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Subject: Re: [docbook-apps] trouble with footers
I presume your simple document's root element has the namespace declaration xmlns="http://docbook.org/ns/docbook", and that you are using the docbook-xsl-ns namespace aware stylesheets, correct?
A1: The preferred way is with xsl:apply-templates in most cases. That way any child elements are processed with their templates. When you use xsl:value-of, it returns only the text strings within the element, ignoring any element markup, and you lose such things as subscript positioning and generated trademarks.
There are a few situations where you must have text only, such as when you are computing an attribute value such as alt which cannot contain markup elements. Even then, I usually use apply-templates inside a variable, and then take the value-of of the variable. That way any generated text is included.
Back to your question, many of the elements in info don't have templates in the default mode (no mode), only in mode="titlepage.mode". That is the case with releaseinfo. Fortunately, the titlepage.mode works outside of titlepages too when it is applied. You could also create a new template in a new mode, such as mode="footer.mode", and apply that mode if you need different behavior.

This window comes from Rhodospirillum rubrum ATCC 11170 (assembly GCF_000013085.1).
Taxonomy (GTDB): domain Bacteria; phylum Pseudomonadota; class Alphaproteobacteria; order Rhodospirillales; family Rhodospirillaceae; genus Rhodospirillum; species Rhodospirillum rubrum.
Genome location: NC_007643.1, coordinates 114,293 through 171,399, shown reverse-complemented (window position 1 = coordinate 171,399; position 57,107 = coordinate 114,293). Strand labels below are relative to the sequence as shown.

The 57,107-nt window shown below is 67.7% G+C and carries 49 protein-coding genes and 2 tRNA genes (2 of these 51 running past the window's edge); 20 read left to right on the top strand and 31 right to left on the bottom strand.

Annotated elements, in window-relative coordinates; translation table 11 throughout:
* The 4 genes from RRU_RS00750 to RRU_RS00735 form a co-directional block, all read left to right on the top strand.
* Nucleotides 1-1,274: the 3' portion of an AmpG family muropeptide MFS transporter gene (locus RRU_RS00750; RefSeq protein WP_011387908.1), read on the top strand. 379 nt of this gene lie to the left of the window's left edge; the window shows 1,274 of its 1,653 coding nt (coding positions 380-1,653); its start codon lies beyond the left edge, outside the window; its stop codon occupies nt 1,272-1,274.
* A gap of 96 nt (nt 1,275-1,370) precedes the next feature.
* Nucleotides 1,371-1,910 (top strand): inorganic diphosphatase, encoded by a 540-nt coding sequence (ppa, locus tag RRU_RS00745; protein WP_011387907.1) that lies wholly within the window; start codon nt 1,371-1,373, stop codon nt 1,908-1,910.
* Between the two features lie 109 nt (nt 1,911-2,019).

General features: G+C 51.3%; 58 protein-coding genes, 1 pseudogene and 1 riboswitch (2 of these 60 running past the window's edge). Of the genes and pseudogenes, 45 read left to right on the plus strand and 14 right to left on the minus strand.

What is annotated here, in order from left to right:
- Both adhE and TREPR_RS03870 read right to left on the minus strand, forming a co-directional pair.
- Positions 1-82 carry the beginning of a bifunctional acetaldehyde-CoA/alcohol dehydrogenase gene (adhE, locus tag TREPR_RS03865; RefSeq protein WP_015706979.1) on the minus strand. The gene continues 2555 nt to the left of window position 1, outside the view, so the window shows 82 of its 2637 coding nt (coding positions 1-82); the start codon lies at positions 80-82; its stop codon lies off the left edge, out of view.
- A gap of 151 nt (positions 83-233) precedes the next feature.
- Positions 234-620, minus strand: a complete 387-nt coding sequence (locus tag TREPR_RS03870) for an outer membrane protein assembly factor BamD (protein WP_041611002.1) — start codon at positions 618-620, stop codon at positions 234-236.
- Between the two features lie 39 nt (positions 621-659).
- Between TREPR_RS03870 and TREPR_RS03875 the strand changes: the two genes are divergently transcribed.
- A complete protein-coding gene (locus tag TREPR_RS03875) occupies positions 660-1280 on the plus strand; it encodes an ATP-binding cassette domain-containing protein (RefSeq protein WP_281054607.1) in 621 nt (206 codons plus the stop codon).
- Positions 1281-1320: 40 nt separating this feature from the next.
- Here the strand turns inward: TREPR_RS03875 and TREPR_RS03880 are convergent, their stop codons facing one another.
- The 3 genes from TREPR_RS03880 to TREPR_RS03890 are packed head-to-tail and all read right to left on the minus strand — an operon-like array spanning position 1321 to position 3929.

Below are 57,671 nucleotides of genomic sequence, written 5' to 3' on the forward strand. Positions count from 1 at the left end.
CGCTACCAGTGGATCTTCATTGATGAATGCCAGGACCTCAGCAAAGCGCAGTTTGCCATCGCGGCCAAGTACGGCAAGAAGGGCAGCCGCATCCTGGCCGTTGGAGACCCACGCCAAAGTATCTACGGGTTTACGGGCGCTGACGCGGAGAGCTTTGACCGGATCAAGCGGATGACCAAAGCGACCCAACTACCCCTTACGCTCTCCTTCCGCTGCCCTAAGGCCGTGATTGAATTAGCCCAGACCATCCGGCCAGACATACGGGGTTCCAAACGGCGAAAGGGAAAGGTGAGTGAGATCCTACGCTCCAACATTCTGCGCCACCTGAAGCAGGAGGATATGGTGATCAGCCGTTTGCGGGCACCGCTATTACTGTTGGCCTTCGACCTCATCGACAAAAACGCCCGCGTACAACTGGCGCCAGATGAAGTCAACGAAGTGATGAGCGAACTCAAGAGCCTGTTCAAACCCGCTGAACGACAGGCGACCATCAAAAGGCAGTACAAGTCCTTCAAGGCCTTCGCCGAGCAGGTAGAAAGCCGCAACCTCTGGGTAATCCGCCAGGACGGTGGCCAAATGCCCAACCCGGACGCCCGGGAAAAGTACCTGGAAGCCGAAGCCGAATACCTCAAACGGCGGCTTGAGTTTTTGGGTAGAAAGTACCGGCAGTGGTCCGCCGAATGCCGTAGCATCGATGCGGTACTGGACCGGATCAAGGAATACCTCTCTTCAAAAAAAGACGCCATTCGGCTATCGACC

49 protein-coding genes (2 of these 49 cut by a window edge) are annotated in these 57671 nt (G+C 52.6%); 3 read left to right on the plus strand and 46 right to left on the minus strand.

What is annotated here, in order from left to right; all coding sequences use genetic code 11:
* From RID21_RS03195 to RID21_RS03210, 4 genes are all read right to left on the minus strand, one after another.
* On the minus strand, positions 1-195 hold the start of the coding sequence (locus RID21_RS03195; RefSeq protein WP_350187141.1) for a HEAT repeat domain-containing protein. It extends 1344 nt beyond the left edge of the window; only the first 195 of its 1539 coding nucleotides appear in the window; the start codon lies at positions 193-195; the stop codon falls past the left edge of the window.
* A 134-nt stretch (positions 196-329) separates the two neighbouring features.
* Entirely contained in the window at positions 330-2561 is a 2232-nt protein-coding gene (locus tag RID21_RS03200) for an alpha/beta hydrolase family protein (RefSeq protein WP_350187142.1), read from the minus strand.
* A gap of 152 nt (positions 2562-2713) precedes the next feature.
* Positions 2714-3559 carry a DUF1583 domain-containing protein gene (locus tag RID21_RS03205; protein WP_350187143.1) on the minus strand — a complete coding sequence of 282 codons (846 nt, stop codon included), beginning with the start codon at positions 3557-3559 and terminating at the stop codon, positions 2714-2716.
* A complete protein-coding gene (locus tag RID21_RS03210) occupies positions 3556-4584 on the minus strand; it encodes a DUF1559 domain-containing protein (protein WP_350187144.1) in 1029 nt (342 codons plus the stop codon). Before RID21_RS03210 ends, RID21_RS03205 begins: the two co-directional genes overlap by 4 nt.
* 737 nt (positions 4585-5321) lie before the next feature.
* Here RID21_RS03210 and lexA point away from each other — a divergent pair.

A2: The date element does have a template in default mode, in fo/inline.xsl. I think that's because date also appears in revhistory, and revhistory can appear in lots of places outside of titlepages.
A3: The default mode is generally used to process the content of a document in document order. But info is one of those elements that contains metadata, and is generally not meant to be processed in document order. The titlepage spec file exists to rearrange or omit elements in info. The default mode template for info is empty to prevent it from being accidentally processed in document order:
Modes are used to process elements outside of document order, such as in a toc and titlepage.
A4: answered in Q1.
A5: The difference is the context from which the template is applied. The titlepage and toc are generated by the template with match="d:book", so the current context element is <book>, and so a relative path such as "d:info/d:releaseinfo" works relative to that context. A chapter is generated by the template with match="d:chapter", so the current context elements is <chapter>, and now a path relative to the chapter would look for d:chapter/d:info, which probably doesn't exist in your document.
To get at the book's info element from all contexts, you need a full XPath:
Hope this helps.